As episode 2 begins, Annie is snorting the last pill from her bottle of stolen “A” pills. When she’s done, she passes out on the couch immediately. Life in her apartment goes on around her for several hours. She wakes up that night to the sound of Flash Gordon on the TV.
Annie tries to continue with a normal life, making lost dog flyers for her sister’s missing dog, Groucho, and posting them around the neighborhood. She takes a break for lunch at the noodle shop below her apartment, with Ad Buddy-Audrey sharing ads during the meal. When Annie makes a bit of a negative remark, Audrey informs her that her choice of ads is limitless, which is what makes Ad Buddies a better choice than Pally Ads.
This sparks an idea in Annie. She asks Audrey if she could pay for an entire trip to Salt Lake City using Ad Buddies, including bus ticket, hotels and meals. Audrey says that no one has ever asked her something like that before. It would require viewing thousands of ads, but should be doable. In fact, it sounds like fun to her.
Ad Buddy-Audrey asks what’s in Salt Lake City. Annie says that she owes her little sister a visit.
Back at home, Annie packs a suitcase. She grabs Don Quixote, telling the book that she’s going to read it this time, because she’s mentally healthy now, and will do the things mentally healthy people do, like reading, exercising, and travel.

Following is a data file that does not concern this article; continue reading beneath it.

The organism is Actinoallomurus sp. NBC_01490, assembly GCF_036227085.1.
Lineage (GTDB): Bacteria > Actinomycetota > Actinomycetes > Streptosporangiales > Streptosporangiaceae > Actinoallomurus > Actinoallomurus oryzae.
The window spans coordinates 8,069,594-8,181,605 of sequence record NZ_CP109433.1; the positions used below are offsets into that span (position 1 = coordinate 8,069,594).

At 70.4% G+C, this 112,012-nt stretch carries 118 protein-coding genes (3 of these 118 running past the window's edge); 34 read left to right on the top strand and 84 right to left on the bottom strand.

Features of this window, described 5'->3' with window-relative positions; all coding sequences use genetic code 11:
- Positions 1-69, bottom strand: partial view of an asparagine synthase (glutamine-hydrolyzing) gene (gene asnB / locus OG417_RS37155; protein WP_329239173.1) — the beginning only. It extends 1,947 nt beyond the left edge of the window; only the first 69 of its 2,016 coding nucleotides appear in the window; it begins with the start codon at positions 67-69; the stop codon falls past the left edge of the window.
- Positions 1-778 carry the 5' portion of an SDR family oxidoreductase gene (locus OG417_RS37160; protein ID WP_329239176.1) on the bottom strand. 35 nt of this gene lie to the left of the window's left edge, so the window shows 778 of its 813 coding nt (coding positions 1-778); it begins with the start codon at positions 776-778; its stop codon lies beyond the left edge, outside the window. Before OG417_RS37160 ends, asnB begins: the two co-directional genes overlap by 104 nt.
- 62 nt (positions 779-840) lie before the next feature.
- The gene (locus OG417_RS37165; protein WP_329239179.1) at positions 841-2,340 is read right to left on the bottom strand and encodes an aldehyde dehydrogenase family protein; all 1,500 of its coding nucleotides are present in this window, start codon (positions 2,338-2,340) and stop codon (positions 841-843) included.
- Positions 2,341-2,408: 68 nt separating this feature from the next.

Then she goes to grab some money from her stash in a can, but it’s empty. The lease-holding roommate, Jackie, took it to pay off some of Annie’s back rent. Annie finds Jackie and confronts her. Jackie says that Annie hasn’t paid rent in 3 months, and Annie replies that it’s been longer than that since she’s worked. Jackie tells her she needs to be more goal-oriented. Annie responds by asking for $20, which Jackie lets her have.
I think Annie’s pretty goal-oriented. She’s just not job or rent-oriented. It’s all long-term vs short-term goals.
Annie goes back to her hobby of hanging up lost dog flyers. She runs into a sanitation bot that’s stuck on a tree root and rescues it, taping a flyer to its roof and wishing it luck on its journey, as she sends it on its way. The sanitation bot barks like a dog as it wheels away.